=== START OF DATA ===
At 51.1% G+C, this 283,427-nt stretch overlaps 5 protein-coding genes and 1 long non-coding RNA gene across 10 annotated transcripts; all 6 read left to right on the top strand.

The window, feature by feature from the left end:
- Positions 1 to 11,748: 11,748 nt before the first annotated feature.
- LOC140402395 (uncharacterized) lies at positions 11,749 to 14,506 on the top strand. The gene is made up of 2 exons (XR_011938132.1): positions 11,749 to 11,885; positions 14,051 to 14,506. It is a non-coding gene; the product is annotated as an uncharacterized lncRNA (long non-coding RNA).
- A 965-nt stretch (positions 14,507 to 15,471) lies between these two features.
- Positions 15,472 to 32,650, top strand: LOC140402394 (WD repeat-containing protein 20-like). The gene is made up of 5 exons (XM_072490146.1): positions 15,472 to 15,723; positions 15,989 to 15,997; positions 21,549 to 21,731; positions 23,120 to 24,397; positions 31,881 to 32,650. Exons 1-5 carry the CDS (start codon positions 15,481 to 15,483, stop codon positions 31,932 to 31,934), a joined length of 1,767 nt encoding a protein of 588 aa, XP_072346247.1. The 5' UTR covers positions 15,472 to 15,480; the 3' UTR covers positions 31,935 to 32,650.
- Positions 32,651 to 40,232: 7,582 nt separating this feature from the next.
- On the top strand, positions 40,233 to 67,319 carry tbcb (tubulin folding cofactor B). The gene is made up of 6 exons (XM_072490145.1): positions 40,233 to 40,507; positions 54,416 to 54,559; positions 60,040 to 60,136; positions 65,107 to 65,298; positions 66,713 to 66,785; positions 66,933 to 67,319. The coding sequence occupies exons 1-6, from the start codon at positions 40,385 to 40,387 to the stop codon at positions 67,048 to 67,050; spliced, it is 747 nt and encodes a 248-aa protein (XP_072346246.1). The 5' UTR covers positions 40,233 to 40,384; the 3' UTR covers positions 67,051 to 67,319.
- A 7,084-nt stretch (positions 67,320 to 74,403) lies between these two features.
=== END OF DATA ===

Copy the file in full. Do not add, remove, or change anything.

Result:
At 51.1% G+C, this 283,427-nt stretch overlaps 5 protein-coding genes and 1 long non-coding RNA gene across 10 annotated transcripts; all 6 read left to right on the top strand.

The window, feature by feature from the left end:
- Positions 1 to 11,748: 11,748 nt before the first annotated feature.
- LOC140402395 (uncharacterized) lies at positions 11,749 to 14,506 on the top strand. The gene is made up of 2 exons (XR_011938132.1): positions 11,749 to 11,885; positions 14,051 to 14,506. It is a non-coding gene; the product is annotated as an uncharacterized lncRNA (long non-coding RNA).
- A 965-nt stretch (positions 14,507 to 15,471) lies between these two features.
- Positions 15,472 to 32,650, top strand: LOC140402394 (WD repeat-containing protein 20-like). The gene is made up of 5 exons (XM_072490146.1): positions 15,472 to 15,723; positions 15,989 to 15,997; positions 21,549 to 21,731; positions 23,120 to 24,397; positions 31,881 to 32,650. Exons 1-5 carry the CDS (start codon positions 15,481 to 15,483, stop codon positions 31,932 to 31,934), a joined length of 1,767 nt encoding a protein of 588 aa, XP_072346247.1. The 5' UTR covers positions 15,472 to 15,480; the 3' UTR covers positions 31,935 to 32,650.
- Positions 32,651 to 40,232: 7,582 nt separating this feature from the next.
- On the top strand, positions 40,233 to 67,319 carry tbcb (tubulin folding cofactor B). The gene is made up of 6 exons (XM_072490145.1): positions 40,233 to 40,507; positions 54,416 to 54,559; positions 60,040 to 60,136; positions 65,107 to 65,298; positions 66,713 to 66,785; positions 66,933 to 67,319. The coding sequence occupies exons 1-6, from the start codon at positions 40,385 to 40,387 to the stop codon at positions 67,048 to 67,050; spliced, it is 747 nt and encodes a 248-aa protein (XP_072346246.1). The 5' UTR covers positions 40,233 to 40,384; the 3' UTR covers positions 67,051 to 67,319.
- A 7,084-nt stretch (positions 67,320 to 74,403) lies between these two features.